Diabetic nephropathy (DN) has been traditionally considered as a primary glomerular disease. We suggest that the kidney tubule plays a primary role in the development of DN, and that subsequent tubulointerstitial injury may lead to glomerular changes in diabetes.We will investigate if selective proximal tubule injury alone can accelerate diabetic kidney disease in a genetic model of type 1 diabetes (Akita mice). For these studies, we have crossed a mouse containing the tubule-specific Six2-Cre allele with a mouse transgenic for a Cre-inducible simian diphtheria toxin receptor (iDTR). Six2-Cre/iDTR mice will be bred with Akita mice to create diabetic animals which develop isolated proximal tubule damage upon administration of diphtheria toxin. The severity of the kidney disease will then be quantitated by determining the effects of targeted tubular damage on the severity of albuminuria, urinary kidney injury molecule (KIM)-1 excretion, hypertension, kidney function, renal hypertrophy, and renal histopathological abnormalities in the tubulointerstitium (interstitial fibrosis and tubular atrophy, and vascular rarefaction) and glomeruli (mesangial expansion, matrix accumulation, and basement membrane thickening) by both light microscopy and electron microscopy, as well as expression of pro-fibrotic growth factors at both the mRNA and protein levels. If the proposed studies are successful, the findings will provide the conceptual framework for the development of novel pharmacological therapies that protect the proximal tubule against injury for the treatment of diabetic kidney disease in humans.

 

PI: Pei-Jung Lin, PhD
Abstract: Estimating costs of multiple chronic conditions among adults with diabetes.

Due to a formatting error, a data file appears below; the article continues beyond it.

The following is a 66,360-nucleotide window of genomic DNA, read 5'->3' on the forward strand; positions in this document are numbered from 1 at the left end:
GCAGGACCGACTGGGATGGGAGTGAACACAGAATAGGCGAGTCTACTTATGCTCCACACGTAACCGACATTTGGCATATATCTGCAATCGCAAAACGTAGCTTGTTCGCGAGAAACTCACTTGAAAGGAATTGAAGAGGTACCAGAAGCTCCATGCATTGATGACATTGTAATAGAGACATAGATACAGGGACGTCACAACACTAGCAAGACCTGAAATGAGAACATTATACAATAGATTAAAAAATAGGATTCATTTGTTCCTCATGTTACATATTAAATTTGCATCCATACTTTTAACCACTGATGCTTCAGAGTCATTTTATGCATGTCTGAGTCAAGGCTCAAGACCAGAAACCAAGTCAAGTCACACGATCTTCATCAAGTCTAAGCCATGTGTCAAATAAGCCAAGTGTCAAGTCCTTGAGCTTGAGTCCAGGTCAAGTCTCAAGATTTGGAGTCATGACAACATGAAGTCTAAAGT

Most adults with diabetes have at least one co-existing chronic condition and 40% have three or more.  As the number of comorbidities increases, the risks of poor patient outcomes (e.g., unnecessary hospitalizations, adverse drug events, mortality) also increase.  Although previous studies have shown that the type and severity of certain conditions, not just the number of comorbidities, matter, less attention has been paid to multiple chronic comorbidities (MCCs) and how MCCs impact diabetes care.  Patients with MCCs are known to require high levels of health care and account for a significant proportion of health care costs.  However, the most expensive MCC clusters in diabetes have yet to be identified.  Nor is it clear how the patterns vary by age.  Our recent analysis of 161,174 adult patients with Type 2 diabetes found that the leading MCC combination was the presence of hypertension-hyperlipidemia-obesity and no other diagnosed comorbidities (19% of the sample), based on data from electronic health records, encounter files, and lab values supplied by U.S. providers in the 2008-2012 Humedica datasets.  The top 10 mutually exclusive MCC clusters accounted for roughly 70% of diabetes patients.  We also found that MCC cluster patterns exhibit substantial heterogeneity across patients and by age.  For example, the most notable difference by age was a higher prevalence of obesity in the younger cohort.  Unlike previous research that focused on two-way or three-way combinations between and among comorbidities, our analysis examined a large number of the most common MCC combinations for diabetes.  Building on this work, the proposed project will quantify health care costs of MCCs in diabetes, identify high-cost MCC clusters, and examine opportunities to reduce costs.  Because the Humedica datasets contain health care utilization data rather than costs, we will assign costs to each MCC cluster based on the health care services a patient used.  We will determine the services used based on the following utilization variables: diagnostic related groups (DRGs), Current Procedural Terminology (CPT) codes, and Healthcare Common Procedure Coding System (HCPCS) codes.  For each service utilized, we will assign a standardized cost of care using a Medicare-based algorithm.  The proposed study will extend prior work by using considerably more-detailed and extensive information about MCCs in diabetes patients.  Identifying the most expensive MCC clusters will help better target high-cost diabetes patients for disease management.  In addition to improving clinical care, such information can be used to refine diabetes risk adjustment measures.  The results can help guide payment reforms and improve cost prediction for diabetes patients with MCCs.